Over the past few weeks, a growing number of Canadian universities have announced plans to opt-out of the Access Copyright interim tariff effective September 1, 2011 (the University of Calgary’s Gauntlet has an excellent article
on the issue). Those universities join many others that opted-out from the start of the year. While many universities are moving on to alternative licensing approaches, the universities and Access Copyright continue to battle over the prospect of transactional (or pay-per-use) licensing which the universities want and Access Copyright refuses to grant. The AUCC filed its response on the issue earlier this week, which included some notable correspondence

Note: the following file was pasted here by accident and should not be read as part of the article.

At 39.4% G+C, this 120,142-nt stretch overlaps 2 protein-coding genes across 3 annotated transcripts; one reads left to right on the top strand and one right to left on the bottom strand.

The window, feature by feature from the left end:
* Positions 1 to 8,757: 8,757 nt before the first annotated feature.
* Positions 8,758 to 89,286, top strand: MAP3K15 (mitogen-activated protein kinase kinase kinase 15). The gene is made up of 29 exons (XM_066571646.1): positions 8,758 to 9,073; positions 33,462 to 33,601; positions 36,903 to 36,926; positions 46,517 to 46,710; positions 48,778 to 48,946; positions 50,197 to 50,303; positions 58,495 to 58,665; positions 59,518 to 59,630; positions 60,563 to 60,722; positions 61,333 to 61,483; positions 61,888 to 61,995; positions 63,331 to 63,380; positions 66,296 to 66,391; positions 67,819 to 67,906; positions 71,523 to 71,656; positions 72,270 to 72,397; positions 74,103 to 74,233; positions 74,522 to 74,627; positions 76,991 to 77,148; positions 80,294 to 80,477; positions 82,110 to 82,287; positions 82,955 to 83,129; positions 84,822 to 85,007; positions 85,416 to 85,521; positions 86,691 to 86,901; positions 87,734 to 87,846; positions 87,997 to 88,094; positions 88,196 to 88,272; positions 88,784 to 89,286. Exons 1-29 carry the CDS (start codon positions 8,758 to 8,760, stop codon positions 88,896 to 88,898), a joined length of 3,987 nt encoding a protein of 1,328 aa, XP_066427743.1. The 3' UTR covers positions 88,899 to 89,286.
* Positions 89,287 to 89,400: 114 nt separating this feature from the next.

between Access Copyright and academic publishers.
According to Access Copyright “it’s virtually impossible to ‘opt-out’ of the interim tariff. The only way an institution would be able to ‘opt-out’ would be an absolute ban on all copying.” This is simply false and it is stunning to see Access Copyright advise major publishers that that is the case (along with advice that publishers tell universities that the interim tariff is the only option – “take it or leave it”).
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